- Hecate, show me how to balance my ideals with the realities of day-to-day living.
- I call on you, Hecate, to help me recharge myself by protecting my need for space and time alone.
- Hecate, help me celebrate my altruistic nature today.
- Goddess, help me see the love and connectedness that can soften even the most hardened heart.
- Goddess, I reaffirm that I am a warm and sensitive being.
- Goddess, guide me to friends who add depth and connectedness to my life.
- Hecate, help me be decisive, determined, and passionate in my endeavors today.
- Goddess, teach me to take confident and firm steps toward accomplishing my daily goals.
- Great goddess, help me celebrate the powers of my femininity today.
- Hecate, help me to always act on my convictions and stay true to myself.
- Hecate, help me to be the champion of authenticity, especially for myself.
- Help me, goddess, to find the depth in my relationships.
- Goddess, remind me that I can have patience for the routine work involved in maintaining deep connections with others.
Want To bring More Hecate Qualities Into Your Life?
- Combine your vivid imagination with your strong compassion for others to come up with ingeniously creative solutions to challenges.
- Be decisive and passionately determined. Follow through on ideas and projects that you truly believe in with conviction, willpower, and good planning.
- Keep a dream journal. Practice being aware of the information that comes to you from the unconscious realms. Especially when deciding on a direction to take. The gift of seeing from many angles helps to get clarity and make choices with greater wisdom.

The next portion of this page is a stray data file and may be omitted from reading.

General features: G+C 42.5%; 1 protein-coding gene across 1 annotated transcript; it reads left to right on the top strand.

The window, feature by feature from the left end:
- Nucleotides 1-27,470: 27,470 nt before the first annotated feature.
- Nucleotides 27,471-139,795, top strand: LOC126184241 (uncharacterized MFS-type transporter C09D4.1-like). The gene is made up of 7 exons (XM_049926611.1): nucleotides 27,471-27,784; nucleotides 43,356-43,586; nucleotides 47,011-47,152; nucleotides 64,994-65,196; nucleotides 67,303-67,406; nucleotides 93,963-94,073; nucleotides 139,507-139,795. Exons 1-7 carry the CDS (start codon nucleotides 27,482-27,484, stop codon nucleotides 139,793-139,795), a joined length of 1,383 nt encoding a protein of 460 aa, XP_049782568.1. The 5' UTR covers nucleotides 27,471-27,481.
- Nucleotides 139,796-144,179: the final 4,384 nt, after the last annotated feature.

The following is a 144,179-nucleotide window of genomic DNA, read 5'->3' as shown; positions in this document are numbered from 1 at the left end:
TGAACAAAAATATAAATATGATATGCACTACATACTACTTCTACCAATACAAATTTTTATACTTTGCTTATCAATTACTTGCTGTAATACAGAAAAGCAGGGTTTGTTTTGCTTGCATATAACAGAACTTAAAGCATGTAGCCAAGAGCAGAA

- Spend some quality time outdoors in the dark of the moon. Notice the richness and intensity of feeling, being held by the velvety darkness, the thrill, and the fear. Center your awareness in the sense of vastness, where all forms are mere imaginings or memories. Sense the possibilities in this fertile obscurity.
- What needs to die in order for new life to blossom? When you dream of something new, you will have to make room for it by letting go of anything that does not support its existence. This requires sacrifice, like how the independence of the maiden is surrendered in order for the connectedness of the mother to reign before it is retired so the crone may share her compassionate wisdom.
- Commit to helping the homeless and disenfranchised, those under the protection of Hecate. Whatever you can give to those who struggle in the darker edges of our cultures has great value to the heart and health of our human family. Help others to find an effective way to thrive and share the gifts they have to offer, we all benefit.
If you enjoyed this post we are sure you will enjoy getting to know some of the other goddesses we also write about. You can find the complete list of goddesses sorted across regions and religions here.
Featured Image Credit: William Blake, Public domain, via Wikimedia Commons